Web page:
Scenes fly by. Characters meet. Snappy dialogue sometimes happens. People argue. People feel pain. Batman snarls, Superman winces, and Luthor claps his hands. This basically repeats for two hours. Plot points include: Bruce Wayne wants to find the kryptonite. Mysterious woman steals his hard drive. Mysterious woman was alive during World War I. Several commercial for Justice League. Lex boards the Krypton ship and learns to hack dead Krypton corpses. Batman steals kryptonite. Lex kidnaps Martha Kent and Lois Lane. Lex tells Superman to kill Batman or lose his family.
And then, when the Bat is ready to stabby-stab Superman with a homemade kryptonite spear — because Batman can’t settle on just shooting Superman with k-bullets — Superman screams out his mother’s name for no other reason than it coincidentally being the name of Bruce’s deceased mother. Suddenly, Batman snaps out of his haze and remembers how he used to help people.
Wish Superman had led with that.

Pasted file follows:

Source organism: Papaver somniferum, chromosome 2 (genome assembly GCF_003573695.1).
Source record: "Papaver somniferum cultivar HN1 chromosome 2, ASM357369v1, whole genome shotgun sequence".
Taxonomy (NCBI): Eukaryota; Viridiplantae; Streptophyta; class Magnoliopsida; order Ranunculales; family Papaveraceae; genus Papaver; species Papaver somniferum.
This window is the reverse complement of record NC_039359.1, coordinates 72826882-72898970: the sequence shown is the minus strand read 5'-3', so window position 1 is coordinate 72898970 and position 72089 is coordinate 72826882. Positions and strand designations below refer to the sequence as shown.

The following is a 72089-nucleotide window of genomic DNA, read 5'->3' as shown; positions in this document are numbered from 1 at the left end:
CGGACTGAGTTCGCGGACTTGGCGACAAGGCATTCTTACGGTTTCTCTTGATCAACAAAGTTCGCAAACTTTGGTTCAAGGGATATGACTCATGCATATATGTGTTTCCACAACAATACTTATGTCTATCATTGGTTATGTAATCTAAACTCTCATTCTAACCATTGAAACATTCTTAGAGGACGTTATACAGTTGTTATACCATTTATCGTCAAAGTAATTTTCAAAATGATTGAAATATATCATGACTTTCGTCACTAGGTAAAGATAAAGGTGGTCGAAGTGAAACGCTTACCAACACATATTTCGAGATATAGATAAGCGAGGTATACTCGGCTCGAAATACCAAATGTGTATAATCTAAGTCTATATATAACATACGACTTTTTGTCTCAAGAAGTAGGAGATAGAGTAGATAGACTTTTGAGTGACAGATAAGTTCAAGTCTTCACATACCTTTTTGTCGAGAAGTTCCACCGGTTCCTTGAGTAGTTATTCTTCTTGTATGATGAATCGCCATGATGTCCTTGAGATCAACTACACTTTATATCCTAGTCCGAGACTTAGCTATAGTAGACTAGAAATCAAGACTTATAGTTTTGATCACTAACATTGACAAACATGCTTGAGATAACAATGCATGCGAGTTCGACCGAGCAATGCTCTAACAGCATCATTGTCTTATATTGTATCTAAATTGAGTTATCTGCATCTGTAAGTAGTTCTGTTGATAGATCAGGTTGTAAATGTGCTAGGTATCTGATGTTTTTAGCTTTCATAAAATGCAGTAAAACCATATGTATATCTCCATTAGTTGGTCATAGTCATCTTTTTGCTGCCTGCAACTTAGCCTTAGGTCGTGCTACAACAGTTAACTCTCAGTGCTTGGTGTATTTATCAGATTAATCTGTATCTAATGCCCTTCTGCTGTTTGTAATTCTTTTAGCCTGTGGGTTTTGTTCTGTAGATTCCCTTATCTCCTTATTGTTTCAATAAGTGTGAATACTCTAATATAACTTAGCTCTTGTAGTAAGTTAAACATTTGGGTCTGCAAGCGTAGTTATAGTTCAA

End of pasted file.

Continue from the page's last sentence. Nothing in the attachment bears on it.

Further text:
As a political thriller, Chris Terrio and David S. Goyer’s script might have been better served in more experienced hands. Terrio was responsible for the amazing Argo film, which this movie could have been. But instead, BvS (can I call it BvS now?) in Zack Snyder’s hands is an exercise in scene chewing and stalling for effect leading from one terrible scene to another until a very satisfying end that only serves to make the rest of the movie look even worse. The lack of a strong cohesive narrative, due in part to the chopping away of critical scenes, and barely there characters with no action to carry the excitement gives way to a glorified commercial for a later Justice League movie that, while I’m sure it will have at least one epic fight sequence, might not be the movie my favorite superheroes need or deserve.